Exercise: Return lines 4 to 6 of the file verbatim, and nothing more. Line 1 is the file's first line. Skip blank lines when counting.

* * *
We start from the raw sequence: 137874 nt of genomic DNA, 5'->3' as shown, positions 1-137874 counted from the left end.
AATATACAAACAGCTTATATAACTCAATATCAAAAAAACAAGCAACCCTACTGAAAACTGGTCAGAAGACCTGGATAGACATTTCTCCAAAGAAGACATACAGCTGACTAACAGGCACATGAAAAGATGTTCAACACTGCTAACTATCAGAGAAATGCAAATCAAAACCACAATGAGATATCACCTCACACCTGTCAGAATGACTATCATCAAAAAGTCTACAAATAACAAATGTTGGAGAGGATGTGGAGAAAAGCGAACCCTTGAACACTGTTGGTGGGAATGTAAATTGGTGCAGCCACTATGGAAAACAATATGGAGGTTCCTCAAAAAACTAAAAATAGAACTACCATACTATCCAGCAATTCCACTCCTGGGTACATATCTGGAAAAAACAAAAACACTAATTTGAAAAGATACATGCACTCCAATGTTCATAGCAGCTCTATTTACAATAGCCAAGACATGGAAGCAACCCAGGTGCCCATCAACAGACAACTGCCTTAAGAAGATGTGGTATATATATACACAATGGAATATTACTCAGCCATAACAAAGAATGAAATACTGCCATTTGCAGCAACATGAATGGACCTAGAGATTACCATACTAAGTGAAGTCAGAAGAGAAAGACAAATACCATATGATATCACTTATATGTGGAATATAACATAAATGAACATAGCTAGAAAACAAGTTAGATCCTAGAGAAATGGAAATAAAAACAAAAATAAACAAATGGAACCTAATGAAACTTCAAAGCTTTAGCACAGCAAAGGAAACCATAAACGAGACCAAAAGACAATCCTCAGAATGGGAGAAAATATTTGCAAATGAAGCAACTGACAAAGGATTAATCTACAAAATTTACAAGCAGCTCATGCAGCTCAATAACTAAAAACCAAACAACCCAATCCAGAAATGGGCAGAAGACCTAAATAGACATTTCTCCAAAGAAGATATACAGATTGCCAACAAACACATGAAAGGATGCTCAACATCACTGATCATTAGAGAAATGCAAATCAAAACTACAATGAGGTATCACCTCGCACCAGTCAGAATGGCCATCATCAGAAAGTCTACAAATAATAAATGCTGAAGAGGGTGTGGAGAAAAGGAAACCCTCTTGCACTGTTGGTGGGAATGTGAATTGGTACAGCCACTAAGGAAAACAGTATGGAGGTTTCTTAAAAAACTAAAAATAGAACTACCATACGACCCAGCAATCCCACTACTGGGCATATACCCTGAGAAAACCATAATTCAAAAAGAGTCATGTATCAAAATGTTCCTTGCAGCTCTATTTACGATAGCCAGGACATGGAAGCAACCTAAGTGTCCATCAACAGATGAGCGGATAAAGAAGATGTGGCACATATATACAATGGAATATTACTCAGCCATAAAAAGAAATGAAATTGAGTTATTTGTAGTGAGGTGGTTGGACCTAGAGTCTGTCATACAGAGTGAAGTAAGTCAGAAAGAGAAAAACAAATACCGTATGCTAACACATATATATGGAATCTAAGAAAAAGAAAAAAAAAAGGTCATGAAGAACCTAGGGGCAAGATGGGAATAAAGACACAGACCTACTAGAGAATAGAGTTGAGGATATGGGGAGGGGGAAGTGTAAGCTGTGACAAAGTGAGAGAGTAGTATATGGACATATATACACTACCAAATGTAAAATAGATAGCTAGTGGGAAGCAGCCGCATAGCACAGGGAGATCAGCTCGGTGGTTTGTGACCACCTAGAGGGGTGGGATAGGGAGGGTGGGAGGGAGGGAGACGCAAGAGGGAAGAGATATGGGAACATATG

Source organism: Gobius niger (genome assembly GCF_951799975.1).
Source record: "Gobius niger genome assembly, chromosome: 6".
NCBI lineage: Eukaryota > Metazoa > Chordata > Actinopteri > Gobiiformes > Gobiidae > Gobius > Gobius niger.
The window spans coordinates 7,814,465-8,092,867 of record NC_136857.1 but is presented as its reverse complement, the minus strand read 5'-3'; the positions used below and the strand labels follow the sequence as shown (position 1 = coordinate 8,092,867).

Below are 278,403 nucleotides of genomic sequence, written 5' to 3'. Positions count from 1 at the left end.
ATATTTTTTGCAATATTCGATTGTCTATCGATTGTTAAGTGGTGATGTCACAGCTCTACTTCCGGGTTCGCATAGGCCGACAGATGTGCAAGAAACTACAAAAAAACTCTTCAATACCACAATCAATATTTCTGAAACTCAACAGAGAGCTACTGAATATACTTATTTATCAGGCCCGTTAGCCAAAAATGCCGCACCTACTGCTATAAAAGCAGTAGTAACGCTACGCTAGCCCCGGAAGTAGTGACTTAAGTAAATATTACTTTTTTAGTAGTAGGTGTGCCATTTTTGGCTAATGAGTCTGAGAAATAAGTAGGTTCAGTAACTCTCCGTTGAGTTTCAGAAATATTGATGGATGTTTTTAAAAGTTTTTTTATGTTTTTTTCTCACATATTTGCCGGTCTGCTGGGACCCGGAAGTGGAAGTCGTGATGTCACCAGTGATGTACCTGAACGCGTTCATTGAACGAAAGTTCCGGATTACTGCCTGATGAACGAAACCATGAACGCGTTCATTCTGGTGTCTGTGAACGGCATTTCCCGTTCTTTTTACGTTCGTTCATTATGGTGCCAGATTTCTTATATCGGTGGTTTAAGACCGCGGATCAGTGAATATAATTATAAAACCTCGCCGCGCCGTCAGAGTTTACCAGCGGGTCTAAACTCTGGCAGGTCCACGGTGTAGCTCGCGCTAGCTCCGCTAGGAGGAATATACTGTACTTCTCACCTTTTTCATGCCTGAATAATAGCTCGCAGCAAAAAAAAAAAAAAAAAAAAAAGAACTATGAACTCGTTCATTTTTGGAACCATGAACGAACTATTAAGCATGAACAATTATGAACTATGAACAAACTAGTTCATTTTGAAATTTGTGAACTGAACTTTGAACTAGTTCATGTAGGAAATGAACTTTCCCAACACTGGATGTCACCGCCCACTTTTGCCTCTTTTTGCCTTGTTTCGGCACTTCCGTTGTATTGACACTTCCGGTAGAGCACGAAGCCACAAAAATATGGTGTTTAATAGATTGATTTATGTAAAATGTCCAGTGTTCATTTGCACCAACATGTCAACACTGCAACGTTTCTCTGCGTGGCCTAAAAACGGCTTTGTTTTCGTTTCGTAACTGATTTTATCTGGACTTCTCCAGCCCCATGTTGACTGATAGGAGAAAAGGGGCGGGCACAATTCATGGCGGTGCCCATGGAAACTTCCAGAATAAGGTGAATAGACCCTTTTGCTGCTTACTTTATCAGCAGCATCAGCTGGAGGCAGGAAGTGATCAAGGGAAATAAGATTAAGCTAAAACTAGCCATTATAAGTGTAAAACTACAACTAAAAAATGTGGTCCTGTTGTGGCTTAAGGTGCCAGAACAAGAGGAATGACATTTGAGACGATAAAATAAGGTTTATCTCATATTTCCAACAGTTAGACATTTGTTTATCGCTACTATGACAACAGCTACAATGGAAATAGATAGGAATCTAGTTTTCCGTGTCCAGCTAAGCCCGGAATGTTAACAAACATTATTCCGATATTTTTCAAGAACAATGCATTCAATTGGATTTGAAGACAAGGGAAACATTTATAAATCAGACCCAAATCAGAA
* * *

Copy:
Source record: "Gobius niger genome assembly, chromosome: 6".
NCBI lineage: Eukaryota > Metazoa > Chordata > Actinopteri > Gobiiformes > Gobiidae > Gobius > Gobius niger.
The window spans coordinates 7,814,465-8,092,867 of record NC_136857.1 but is presented as its reverse complement, the minus strand read 5'-3'; the positions used below and the strand labels follow the sequence as shown (position 1 = coordinate 8,092,867).